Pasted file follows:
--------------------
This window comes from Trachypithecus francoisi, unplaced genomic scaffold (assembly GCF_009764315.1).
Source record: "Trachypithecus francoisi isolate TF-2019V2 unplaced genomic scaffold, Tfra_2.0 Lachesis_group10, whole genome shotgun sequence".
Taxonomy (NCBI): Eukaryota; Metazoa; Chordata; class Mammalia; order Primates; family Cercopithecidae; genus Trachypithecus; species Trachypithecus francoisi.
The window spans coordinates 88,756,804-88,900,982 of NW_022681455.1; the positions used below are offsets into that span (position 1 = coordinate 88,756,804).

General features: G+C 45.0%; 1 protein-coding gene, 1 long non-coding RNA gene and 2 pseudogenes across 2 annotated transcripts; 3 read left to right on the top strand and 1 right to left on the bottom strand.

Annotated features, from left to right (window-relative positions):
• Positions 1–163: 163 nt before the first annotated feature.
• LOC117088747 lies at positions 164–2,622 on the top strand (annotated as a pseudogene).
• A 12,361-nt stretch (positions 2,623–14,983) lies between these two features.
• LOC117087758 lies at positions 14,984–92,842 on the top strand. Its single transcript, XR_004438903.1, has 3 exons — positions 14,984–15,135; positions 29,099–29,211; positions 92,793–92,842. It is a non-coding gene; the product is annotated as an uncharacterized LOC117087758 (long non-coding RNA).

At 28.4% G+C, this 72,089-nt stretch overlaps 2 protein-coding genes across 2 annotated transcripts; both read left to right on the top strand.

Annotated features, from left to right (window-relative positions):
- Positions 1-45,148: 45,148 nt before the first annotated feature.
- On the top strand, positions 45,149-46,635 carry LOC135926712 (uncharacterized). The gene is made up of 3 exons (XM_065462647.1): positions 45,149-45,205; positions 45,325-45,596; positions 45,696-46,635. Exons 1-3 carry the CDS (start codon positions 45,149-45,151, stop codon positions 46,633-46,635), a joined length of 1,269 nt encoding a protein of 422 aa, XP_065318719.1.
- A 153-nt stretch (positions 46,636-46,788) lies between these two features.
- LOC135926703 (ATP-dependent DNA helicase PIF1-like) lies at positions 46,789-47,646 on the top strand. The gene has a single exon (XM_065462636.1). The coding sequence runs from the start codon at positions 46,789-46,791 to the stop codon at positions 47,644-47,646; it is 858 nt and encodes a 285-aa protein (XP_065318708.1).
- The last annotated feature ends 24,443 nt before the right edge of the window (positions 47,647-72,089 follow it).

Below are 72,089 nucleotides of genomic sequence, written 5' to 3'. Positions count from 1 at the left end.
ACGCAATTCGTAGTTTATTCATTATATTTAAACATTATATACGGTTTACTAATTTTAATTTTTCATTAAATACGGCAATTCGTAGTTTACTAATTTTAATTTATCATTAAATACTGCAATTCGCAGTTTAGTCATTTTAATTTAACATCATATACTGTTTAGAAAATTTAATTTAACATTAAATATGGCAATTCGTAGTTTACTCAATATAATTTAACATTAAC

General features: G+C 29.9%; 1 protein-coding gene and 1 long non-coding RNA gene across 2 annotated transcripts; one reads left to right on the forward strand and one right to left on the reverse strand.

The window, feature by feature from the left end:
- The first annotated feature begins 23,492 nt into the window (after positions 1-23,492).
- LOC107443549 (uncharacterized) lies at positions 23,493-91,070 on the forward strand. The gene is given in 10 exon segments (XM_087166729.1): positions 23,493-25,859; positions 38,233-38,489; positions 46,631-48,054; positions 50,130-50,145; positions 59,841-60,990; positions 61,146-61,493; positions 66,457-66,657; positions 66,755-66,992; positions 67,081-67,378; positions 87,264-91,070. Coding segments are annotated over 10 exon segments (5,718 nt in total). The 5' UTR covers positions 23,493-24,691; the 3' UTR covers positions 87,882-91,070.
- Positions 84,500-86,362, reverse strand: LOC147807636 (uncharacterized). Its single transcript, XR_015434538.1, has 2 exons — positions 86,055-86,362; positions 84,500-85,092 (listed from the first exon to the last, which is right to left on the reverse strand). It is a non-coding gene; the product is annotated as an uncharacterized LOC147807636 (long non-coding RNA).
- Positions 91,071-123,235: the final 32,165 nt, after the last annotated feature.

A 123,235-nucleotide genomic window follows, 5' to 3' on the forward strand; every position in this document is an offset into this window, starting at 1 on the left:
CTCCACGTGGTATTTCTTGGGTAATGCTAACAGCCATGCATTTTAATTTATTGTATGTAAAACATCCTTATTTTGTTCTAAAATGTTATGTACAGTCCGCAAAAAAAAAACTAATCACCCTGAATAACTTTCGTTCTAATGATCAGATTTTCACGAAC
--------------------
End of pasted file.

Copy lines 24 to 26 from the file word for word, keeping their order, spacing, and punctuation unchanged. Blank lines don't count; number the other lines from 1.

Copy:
- Positions 84,500-86,362, reverse strand: LOC147807636 (uncharacterized). Its single transcript, XR_015434538.1, has 2 exons — positions 86,055-86,362; positions 84,500-85,092 (listed from the first exon to the last, which is right to left on the reverse strand). It is a non-coding gene; the product is annotated as an uncharacterized LOC147807636 (long non-coding RNA).
- Positions 91,071-123,235: the final 32,165 nt, after the last annotated feature.

A 123,235-nucleotide genomic window follows, 5' to 3' on the forward strand; every position in this document is an offset into this window, starting at 1 on the left: